I awoke on the morning of Jan. 6 dusting off ideas for another column. The U.S. Senate had just tipped to Democratic control in a decidedly anti-Trump vote. Should I snidely thank the president for decisively uniting the Democratic Party and its complete takeover of the federal government? Or tackle something closer to my beat—the more complex and substantial topic of the Virginia legislature’s costly clean energy policies?
Then I read the paper. The conservative Wall Street Journal opined that Trump was “unhinged from political reality.” I thought for a moment that the modifier, “from political reality,” was unnecessary.
Later as I watched TV, unhinged historical figures poured over my brain. There’s Sampson pulling down columns in the temple, screaming about a stolen election amid woe-is-me fueled fury.
Or the Madness of King George, another slightly unhinged leader who suffered defeat, and wondering if our president’s minions were struggling to contain his rages.
Images of Nuremburg dance around my cranium while Trump encouraged tens of thousands at the huge “Save America March” outside The White House to “be wild” and walk down to the Capitol. “I’ll be there with you,” he said. Apparently, his bone spurs prevented the walk or affected his courage. He watched from afar as mobs, thugs, and punks assaulted the seat and center of American democracy.
Later that night, as I watched hoodlums carrying Trump flags assault broadcast journalists and destroy their equipment at the Capitol, more images of Goebbels and his Nazi propaganda machine floated in my mind. Find a scapegoat and smash the glass. Attack the fake media (and where did they get that idea?) that doesn’t believe the election was stolen.
And all the while, I keep coming back to: What is conservatism and what do Republicans stand for? Don’t we respect the rule of law? Are not elections, whether by popular vote or the electoral college, the ultimate expression of our laws? Do we not stand for the principles of federalism, where the states conduct elections and the states’ voters determine the presidential outcome?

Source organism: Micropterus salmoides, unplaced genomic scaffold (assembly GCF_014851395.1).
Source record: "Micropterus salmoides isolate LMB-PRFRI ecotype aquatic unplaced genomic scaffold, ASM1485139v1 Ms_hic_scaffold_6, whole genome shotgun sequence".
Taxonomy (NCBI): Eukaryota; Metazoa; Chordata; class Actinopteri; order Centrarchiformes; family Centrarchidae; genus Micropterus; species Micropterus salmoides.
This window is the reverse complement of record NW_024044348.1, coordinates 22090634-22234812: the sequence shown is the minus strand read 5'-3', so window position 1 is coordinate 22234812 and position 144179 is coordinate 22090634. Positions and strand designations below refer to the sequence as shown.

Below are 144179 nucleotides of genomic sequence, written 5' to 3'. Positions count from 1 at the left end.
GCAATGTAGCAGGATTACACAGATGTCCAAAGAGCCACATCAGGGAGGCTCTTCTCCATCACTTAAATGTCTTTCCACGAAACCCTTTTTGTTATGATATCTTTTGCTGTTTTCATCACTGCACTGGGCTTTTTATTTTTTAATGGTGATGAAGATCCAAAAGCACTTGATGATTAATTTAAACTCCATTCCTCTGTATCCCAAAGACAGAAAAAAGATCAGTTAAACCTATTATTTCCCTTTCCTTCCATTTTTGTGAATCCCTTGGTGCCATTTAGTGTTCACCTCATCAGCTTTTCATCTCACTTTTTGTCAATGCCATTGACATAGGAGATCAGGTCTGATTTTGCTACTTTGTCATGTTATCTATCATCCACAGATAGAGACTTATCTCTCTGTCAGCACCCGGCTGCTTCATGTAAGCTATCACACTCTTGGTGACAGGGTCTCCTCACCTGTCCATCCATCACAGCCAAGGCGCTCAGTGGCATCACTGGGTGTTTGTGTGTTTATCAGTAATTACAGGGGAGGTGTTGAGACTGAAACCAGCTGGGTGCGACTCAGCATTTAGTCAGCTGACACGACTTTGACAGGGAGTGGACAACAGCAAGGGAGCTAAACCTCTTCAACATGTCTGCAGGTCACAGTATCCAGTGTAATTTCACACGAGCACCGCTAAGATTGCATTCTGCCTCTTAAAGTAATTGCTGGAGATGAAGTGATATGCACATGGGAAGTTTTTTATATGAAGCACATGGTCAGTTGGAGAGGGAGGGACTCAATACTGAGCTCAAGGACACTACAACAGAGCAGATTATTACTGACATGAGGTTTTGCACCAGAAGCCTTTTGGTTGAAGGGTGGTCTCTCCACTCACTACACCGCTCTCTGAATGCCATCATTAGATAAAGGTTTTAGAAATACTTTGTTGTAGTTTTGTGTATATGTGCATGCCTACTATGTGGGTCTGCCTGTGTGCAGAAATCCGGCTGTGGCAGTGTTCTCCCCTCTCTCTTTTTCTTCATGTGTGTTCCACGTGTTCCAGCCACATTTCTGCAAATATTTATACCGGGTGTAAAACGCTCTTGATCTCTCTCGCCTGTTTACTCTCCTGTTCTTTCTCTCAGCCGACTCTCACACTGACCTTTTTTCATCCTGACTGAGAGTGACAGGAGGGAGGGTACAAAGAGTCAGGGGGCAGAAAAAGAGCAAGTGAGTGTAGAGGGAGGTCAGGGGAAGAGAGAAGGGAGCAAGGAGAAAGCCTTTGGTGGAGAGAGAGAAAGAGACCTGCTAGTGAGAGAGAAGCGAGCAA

Do we or do we not trust the people to self-govern? My own congressman, one who is a constitutional expert and astute student of American history, joined a lawsuit to overturn voter will in OTHER states. It always seems to be the OTHER guy’s fault. Your guy won. Therefore, your guy’s votes are fraudulent.
I have long opined in these columns about the rabid power of both political parties to control the electoral process for partisan gain at the expense of voter intent. Neither the Rs nor the Ds have clean hands. Witness the recent unsuccessful attempt by Virginia Democrats to stop gerrymandering reform by opposing the independent redistricting commission. Or the Republican nominating process for the 5th Congressional District race – an immense district that extends from Virginia’s northern to the southern border—where voters were forced to travel hundreds of miles, during a pandemic, to a church parking lot in the backyard of one candidate. Less than 3,000 voters determined the nominee (and ultimate winner) and now represents almost 800,000 citizens.
It all represents partisan voter disenfranchisement.
Conservatives have long railed over government overreach and progressive’s usurpation of individual rights, yet assert government control of American women and their bodily rights. Conservatives extol the power of independent businesses and capitalism but supported government control of the economy when Trump’s tariffs effectively picked winners and losers.
The U.S. dollar underpins worldwide commerce. But this life-long conservative long ago fell out with his party when Tea Party leaders seriously considered momentously defaulting on U.S debt payments over tiffs with the president’s budget. Where is the conservatism of limited government and fiscal frugality when Republicans supported tax cuts paid for by trillion-dollar annual deficits? We massively borrow to pay our bills.
Clearly there are still differences between conservatives and progressives. For example, the former supports individual rights, while the latter seems to support special rights based on identity politics. Conservatives support achievement and equal opportunity. Progressives support equal outcomes regardless of achievement.
Finally, I can’t help but think of achievement, morality, and character as necessary traits of leadership. Are leaders honest with themselves and will they level with you? Can they subdue inner biases and recognize ultimate truths? Most importantly, will they put the country and not themselves first? Think about such things as we nominate our party standard bearers.
I still believe in conservatism. But right now, the Republican Party must engage in soul-searching. (Oh, where is the spirit of Caldwell Butler?) It supported a person who, now in the waning days of his presidency, proved his opponents right. He was totally unfit and unqualified to lead the nation. We must do better when we select all our leaders – national, state, and local. Otherwise, this democracy is history.
Hincker is a retired public relations executive living in Blacksburg.